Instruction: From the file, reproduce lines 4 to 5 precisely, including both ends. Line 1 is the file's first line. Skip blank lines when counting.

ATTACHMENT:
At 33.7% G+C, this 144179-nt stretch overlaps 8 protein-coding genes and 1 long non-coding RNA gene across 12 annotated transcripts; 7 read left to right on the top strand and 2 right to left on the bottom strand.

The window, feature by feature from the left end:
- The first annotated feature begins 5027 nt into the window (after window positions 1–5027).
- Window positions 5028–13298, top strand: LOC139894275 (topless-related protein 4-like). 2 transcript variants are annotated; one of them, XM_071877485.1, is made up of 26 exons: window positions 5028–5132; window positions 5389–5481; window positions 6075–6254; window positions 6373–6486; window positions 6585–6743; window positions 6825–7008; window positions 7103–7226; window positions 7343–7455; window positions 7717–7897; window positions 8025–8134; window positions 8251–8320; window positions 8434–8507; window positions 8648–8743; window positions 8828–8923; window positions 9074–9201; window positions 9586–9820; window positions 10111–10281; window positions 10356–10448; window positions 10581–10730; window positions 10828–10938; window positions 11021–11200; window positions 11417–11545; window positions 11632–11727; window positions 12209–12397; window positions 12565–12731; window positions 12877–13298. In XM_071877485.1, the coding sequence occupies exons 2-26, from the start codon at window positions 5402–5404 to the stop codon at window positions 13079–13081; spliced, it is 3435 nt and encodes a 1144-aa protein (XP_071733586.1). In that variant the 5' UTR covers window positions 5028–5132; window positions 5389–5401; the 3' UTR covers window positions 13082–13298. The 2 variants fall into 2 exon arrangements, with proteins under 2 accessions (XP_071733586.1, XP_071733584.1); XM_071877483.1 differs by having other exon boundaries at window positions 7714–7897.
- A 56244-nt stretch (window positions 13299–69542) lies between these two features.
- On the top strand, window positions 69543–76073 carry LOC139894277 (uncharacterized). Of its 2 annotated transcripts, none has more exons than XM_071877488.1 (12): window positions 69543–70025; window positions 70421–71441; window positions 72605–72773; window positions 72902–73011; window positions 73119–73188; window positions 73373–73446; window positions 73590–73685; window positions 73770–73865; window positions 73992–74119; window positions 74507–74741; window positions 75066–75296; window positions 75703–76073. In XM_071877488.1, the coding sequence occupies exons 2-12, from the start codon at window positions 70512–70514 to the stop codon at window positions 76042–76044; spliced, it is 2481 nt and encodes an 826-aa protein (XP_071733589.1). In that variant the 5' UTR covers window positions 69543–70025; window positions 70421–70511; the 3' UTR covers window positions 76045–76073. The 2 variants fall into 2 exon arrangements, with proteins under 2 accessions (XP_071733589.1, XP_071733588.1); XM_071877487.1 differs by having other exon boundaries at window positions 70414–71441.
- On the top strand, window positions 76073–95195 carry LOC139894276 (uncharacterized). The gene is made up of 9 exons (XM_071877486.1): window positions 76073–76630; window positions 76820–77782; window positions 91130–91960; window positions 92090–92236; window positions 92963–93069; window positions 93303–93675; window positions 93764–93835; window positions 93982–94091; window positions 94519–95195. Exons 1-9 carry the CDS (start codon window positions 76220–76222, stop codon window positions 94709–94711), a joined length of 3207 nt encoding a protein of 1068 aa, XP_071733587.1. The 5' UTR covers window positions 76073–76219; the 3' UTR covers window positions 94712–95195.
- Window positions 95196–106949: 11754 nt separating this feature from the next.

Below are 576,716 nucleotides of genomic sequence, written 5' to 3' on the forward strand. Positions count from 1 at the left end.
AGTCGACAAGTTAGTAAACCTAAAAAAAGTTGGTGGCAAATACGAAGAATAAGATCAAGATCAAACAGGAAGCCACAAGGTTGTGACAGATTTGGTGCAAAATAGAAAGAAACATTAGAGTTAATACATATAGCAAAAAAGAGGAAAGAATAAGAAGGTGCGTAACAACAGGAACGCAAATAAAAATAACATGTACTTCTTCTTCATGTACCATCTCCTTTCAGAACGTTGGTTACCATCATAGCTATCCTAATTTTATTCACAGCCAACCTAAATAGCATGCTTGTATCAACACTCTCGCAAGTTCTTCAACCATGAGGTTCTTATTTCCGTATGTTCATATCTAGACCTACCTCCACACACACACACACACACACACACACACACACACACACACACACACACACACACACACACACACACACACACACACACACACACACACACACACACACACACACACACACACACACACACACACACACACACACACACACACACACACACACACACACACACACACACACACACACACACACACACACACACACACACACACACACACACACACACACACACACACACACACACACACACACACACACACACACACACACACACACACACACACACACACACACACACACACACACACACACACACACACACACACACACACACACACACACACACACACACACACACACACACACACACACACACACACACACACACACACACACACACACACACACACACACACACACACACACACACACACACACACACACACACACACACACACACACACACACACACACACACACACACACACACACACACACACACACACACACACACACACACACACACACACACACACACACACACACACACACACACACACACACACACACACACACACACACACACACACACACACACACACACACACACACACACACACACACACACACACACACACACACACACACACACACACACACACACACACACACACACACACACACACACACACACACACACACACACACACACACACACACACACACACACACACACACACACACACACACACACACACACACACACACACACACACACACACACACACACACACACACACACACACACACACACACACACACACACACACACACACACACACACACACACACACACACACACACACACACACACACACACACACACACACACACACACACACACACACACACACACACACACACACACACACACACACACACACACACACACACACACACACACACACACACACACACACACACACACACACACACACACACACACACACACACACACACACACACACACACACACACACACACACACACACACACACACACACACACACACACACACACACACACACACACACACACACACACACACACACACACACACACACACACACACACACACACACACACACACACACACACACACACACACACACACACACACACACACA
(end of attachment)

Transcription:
- Window positions 5028–13298, top strand: LOC139894275 (topless-related protein 4-like). 2 transcript variants are annotated; one of them, XM_071877485.1, is made up of 26 exons: window positions 5028–5132; window positions 5389–5481; window positions 6075–6254; window positions 6373–6486; window positions 6585–6743; window positions 6825–7008; window positions 7103–7226; window positions 7343–7455; window positions 7717–7897; window positions 8025–8134; window positions 8251–8320; window positions 8434–8507; window positions 8648–8743; window positions 8828–8923; window positions 9074–9201; window positions 9586–9820; window positions 10111–10281; window positions 10356–10448; window positions 10581–10730; window positions 10828–10938; window positions 11021–11200; window positions 11417–11545; window positions 11632–11727; window positions 12209–12397; window positions 12565–12731; window positions 12877–13298. In XM_071877485.1, the coding sequence occupies exons 2-26, from the start codon at window positions 5402–5404 to the stop codon at window positions 13079–13081; spliced, it is 3435 nt and encodes a 1144-aa protein (XP_071733586.1). In that variant the 5' UTR covers window positions 5028–5132; window positions 5389–5401; the 3' UTR covers window positions 13082–13298. The 2 variants fall into 2 exon arrangements, with proteins under 2 accessions (XP_071733586.1, XP_071733584.1); XM_071877483.1 differs by having other exon boundaries at window positions 7714–7897.
- A 56244-nt stretch (window positions 13299–69542) lies between these two features.